top of page

Holiday Safety

Holidays are times for families and friends to gather and celebrate. Along with these special occasions come situations that can pose safety risks to children. It's important to be aware of these risks so that everyone can enjoy a safe and fun holiday season!

Cooking Safety

According to the National Fire Protection Association, Thanksgiving is the peak day for home cooking fires, followed by Christmas Day and Christmas Eve.

  • Do not leave food cooking on the stove top unattended.

  • Avoid carrying or holding your child when cooking on the stove .

  • Keep children away from hot foods and liquids as the steam or a splash could cause burns.

  • Do not leave the oven on if you are not home.

  • Use the back burners of the stove when you can and keep all pot handles facing away from the edge.

Fireworks Safety

More than 3,000 children under 15 are sent to the emergency room each year in the U.S. due to firework-related injuries.

  • The best way to prevent injury is to avoid lighting fireworks off on your own and to, instead, attend a local firework show.

  • Instead of letting the little ones hold sparklers, use glow sticks. Sparklers can get as hot as 1,200 degrees.

  • If lighting fireworks is legal in your area, be sure to have a bucket of water nearby at all times

    • Light only one at a time and if it does not ignite, pour water over it and dispose of it. Do not stand over or near it to try and light it again.

    • Point all fireworks away from homes and keep them away from flammable substances.

    • Never hold fireworks in your hand.

Halloween Safety

On Halloween night, children are twice as likely to be killed by a motor vehicle than any other night of the year.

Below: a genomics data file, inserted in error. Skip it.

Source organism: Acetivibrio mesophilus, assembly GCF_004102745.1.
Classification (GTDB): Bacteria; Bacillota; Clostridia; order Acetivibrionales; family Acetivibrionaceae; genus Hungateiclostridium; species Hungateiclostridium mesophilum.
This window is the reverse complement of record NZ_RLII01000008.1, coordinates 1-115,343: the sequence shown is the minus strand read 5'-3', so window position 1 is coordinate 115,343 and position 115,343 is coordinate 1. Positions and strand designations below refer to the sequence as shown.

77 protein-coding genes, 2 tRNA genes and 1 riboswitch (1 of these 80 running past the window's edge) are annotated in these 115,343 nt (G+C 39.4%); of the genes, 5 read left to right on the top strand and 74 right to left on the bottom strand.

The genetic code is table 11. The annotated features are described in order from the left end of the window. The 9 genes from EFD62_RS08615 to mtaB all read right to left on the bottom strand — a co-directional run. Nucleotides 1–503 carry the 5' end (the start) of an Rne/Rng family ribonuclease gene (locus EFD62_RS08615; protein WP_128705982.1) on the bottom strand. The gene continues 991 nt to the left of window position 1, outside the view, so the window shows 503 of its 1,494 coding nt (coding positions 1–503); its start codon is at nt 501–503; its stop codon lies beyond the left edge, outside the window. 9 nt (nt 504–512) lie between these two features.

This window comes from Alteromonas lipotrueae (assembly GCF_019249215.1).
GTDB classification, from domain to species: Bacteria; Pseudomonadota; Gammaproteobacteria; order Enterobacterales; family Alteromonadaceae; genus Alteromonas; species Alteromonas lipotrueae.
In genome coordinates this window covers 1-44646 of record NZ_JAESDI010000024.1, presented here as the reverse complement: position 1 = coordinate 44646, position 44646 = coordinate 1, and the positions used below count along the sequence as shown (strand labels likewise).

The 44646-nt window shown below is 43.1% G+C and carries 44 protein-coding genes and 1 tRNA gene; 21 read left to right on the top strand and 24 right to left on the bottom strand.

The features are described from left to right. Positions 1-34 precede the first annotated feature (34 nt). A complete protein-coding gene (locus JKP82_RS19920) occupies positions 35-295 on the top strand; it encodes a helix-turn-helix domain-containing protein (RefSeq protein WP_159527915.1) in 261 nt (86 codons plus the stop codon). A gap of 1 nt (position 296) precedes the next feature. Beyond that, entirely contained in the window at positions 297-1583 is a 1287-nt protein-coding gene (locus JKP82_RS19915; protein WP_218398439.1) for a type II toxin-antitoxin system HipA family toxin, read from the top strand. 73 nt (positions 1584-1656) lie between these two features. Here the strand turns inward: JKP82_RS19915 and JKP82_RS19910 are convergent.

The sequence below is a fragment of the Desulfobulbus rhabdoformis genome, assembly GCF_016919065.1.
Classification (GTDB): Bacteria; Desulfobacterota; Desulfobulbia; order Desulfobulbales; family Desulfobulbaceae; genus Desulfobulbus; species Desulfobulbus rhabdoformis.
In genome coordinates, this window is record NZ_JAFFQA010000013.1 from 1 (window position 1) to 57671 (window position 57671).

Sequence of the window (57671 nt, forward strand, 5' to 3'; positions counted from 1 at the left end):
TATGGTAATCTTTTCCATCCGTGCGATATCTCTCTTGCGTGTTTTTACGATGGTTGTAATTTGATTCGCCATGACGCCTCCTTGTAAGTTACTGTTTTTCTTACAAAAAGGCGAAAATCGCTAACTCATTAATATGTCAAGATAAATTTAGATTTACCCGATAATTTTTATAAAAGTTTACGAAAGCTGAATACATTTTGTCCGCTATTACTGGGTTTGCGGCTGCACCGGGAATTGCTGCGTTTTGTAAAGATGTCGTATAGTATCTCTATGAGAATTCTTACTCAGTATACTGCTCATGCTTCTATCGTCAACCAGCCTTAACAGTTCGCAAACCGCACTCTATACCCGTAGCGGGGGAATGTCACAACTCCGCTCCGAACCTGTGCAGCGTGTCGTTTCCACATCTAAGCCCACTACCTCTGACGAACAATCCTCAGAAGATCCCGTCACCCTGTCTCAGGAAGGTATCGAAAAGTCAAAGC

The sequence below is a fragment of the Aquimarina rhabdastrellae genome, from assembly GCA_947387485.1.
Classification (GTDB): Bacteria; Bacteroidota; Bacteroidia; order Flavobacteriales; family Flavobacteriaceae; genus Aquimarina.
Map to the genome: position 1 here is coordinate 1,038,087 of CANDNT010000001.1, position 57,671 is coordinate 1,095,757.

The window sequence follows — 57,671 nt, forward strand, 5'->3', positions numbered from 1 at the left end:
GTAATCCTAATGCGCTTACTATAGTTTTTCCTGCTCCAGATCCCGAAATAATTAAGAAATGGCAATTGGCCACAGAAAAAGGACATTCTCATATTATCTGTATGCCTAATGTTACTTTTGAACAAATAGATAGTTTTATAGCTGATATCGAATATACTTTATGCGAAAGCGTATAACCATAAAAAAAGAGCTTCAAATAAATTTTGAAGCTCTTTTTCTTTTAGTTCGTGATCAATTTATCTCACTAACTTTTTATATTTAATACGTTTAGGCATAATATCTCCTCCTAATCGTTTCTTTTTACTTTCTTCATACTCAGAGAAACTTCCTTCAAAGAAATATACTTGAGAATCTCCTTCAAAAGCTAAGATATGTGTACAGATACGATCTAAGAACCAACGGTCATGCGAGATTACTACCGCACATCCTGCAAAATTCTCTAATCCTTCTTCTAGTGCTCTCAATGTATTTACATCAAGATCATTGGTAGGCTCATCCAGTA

• Decorate costumes and bags with reflective tape or stickers and, if possible, choose light colors.

  • Choose face paint and makeup whenever possible instead of masks, which can obstruct a child’s vision.

  • Have kids carry glow sticks or flashlights to help them see and be seen by drivers.

  • When selecting a costume, make sure it is the right size to prevent trips and falls.

  • Follow all other pedestrian safety rules.

Traveling Safety 

  • Hot foods and large gifts should be kept in the trunk to avoid the possibility of becoming a projectile if in a crash.

  • Be especially alert in busy parking lots where there may be distracted walkers and drivers.

  • If you plan to drink at a holiday party, designate a driver or use a car service.

  • Make sure everyone in the car is riding in the correct type of seat and is buckled up before driving.

  • Remind teens of safe driving habits during the holidays as driving can be a more challenging around the holiday season.

Decorating Safety

  • Place trees away from fireplaces and other heat sources. All decorations should be at least 3 feet away from open flames or heat sources

  • Check all lights for broken bulbs and frayed or exposed wires. If damaged, replace or fix prior to using. 

  • Turn off all decoration lights when you leave your home. 

  • Avoid overloading electrical outlets since they can overheat and cause a fire.

Shopping Cart Safety 

  • Use safety straps in shopping cart to secure your child

  • Make sure both legs are placed through leg openings

  • Ensure your child remains seated in the cart

  • Do not leave a child in a cart unattended 

  • If parts of the cart restraint system are broken or missing do not use the cart 

  • Do not place infant carriers on top of shopping carts 

  • Do not let children stand on the front, back or side of cart as their arms and legs could get pinched or caught 

bottom of page